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posted by LaminatorX on Tuesday January 13 2015, @04:32PM   Printer-friendly
from the ought-to-be-enough-for-anybody dept.

The Guardian has an interesting article on the current quest sweeping Silicon Valley to disrupt death and the $1m prize challenging scientists to “hack the code of life” and push human lifespan past its apparent maximum of about 120 years. Hedge Fund Manager Joon Yun's Palo Alto Longevity Prize, which 15 scientific teams have so far entered, will be awarded in the first instance for restoring vitality and extending lifespan in mice by 50%:

Billionaires and companies are bullish about what they can achieve. In September 2013 Google announced the creation of Calico, short for the California Life Company. Its mission is to reverse engineer the biology that controls lifespan and “devise interventions that enable people to lead longer and healthier lives”. Though much mystery surrounds the new biotech company, it seems to be looking in part to develop age-defying drugs. In April 2014 it recruited Cynthia Kenyon, a scientist acclaimed for work that included genetically engineering roundworms to live up to six times longer than normal, and who has spoken of dreaming of applying her discoveries to people. “Calico has the money to do almost anything it wants,” says Tom Johnson, an earlier pioneer of the field now at the University of Colorado who was the first to find a genetic effect on longevity in a worm.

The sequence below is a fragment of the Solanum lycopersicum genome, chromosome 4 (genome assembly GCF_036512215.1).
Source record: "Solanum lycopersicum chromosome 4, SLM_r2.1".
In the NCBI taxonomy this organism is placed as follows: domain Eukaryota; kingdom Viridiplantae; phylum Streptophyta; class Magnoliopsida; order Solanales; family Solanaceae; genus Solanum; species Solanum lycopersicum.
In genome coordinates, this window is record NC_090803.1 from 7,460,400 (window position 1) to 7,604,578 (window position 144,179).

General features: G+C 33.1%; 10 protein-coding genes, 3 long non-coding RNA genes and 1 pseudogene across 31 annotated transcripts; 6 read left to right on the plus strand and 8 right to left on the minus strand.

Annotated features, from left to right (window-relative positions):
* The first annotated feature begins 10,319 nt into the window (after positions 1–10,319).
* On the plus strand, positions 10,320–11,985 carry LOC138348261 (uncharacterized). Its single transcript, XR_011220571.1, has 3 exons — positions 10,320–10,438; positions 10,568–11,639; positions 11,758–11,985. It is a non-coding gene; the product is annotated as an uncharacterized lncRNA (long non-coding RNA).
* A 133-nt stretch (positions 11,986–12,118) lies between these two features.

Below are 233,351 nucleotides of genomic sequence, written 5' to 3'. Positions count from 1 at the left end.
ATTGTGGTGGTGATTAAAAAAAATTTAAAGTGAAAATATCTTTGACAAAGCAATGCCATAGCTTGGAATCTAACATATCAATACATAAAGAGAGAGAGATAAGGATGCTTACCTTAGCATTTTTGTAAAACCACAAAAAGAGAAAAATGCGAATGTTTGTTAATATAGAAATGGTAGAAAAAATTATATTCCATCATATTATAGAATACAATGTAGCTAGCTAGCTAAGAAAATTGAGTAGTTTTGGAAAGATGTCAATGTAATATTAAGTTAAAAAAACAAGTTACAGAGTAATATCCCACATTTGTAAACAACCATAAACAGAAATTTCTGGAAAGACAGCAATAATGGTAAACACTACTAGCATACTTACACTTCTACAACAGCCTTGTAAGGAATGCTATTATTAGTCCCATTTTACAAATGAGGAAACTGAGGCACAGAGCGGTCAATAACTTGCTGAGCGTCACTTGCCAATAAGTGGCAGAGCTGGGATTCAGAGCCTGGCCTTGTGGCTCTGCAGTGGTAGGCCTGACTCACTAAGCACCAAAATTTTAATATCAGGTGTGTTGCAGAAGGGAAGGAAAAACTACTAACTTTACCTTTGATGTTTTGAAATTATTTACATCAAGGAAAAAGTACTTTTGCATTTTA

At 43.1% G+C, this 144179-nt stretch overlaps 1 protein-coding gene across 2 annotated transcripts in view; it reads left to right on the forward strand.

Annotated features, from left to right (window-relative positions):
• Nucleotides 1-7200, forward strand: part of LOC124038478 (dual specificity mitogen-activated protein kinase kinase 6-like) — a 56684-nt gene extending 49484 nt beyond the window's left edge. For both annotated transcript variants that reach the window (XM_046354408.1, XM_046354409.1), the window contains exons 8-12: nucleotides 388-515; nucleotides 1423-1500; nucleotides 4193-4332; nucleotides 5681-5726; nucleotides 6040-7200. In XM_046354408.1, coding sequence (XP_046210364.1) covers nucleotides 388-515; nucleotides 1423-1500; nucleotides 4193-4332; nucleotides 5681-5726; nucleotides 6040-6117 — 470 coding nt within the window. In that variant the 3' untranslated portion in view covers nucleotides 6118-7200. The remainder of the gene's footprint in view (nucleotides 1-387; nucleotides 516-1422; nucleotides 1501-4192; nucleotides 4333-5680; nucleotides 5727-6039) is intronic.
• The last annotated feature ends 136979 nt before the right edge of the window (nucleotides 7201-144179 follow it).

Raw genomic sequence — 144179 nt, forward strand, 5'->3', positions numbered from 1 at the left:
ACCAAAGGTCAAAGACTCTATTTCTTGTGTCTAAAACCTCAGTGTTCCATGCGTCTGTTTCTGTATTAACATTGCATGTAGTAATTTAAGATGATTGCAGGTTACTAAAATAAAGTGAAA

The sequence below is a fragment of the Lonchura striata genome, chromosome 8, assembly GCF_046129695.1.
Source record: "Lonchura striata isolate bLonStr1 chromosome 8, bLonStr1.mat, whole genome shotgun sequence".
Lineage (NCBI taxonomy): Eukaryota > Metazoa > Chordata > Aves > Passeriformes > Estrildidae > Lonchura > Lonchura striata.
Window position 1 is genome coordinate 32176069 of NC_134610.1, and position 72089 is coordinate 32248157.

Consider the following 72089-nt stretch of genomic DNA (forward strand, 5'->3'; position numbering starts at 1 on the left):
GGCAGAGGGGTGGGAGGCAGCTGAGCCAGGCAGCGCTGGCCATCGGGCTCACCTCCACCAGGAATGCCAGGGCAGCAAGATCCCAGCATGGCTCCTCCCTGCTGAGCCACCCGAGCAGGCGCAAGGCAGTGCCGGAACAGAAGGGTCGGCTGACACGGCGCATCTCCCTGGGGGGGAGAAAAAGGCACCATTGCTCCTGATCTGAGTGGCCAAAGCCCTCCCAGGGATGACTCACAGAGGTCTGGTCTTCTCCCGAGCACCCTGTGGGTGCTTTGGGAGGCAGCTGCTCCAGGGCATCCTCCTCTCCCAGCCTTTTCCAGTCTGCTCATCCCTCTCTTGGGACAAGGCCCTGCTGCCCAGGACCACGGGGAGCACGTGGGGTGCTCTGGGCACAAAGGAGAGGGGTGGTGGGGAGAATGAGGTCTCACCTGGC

Why might tech zillionaires choose to fund life extension research? Three reasons reckons Patrick McCray, a historian of modern technology at the University of California, Santa Barbara. First, if you had that much money wouldn’t you want to live longer to enjoy it? Then there is money to be made in them there hills. But last, and what he thinks is the heart of the matter, is ideology. If your business and social world is oriented around the premise of “disruptive technologies”, what could be more disruptive than slowing down or “defeating” ageing? “Coupled to this is the idea that if you have made your billions in an industrial sector that is based on precise careful control of 0s and 1s, why not imagine you could extend this to the control of atoms and molecules?,” he says.

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  • (Score: 0) by Anonymous Coward on Wednesday January 14 2015, @04:32PM

    by Anonymous Coward on Wednesday January 14 2015, @04:32PM (#134779)

    My mother is 70, and her friends a bit older: she's finding it depressing listening to them talk about how it would be preferable to die than to live much longer, because the human body simply doesn't last. The mind deteriorates, strength vanishes, and eventually all you're left with is memories of times gone by and friends who have passed on. My father lived about ten years past the point where his body and, with the mini-strokes that he often had, his mind started to fall apart. Death, coming in a haze of morphine to limit the pain, was a mercy for him.

    Be careful what you wish for, Tithonius.

    As for whether a southern white man from 150 years ago would be happy with neocons today, I doubt very much that he'd like watching the US tangle itself up in alliances with the Saudis and send soldiers abroad to die. You're talking about an agriculturalist and isolationist stereotype mixing with globalists who cheer on the financial sector: I'm not sure it would work. It's more a matter of whether any other modern political stereotypes would be less repulsive to the 150-year-old than the neocon.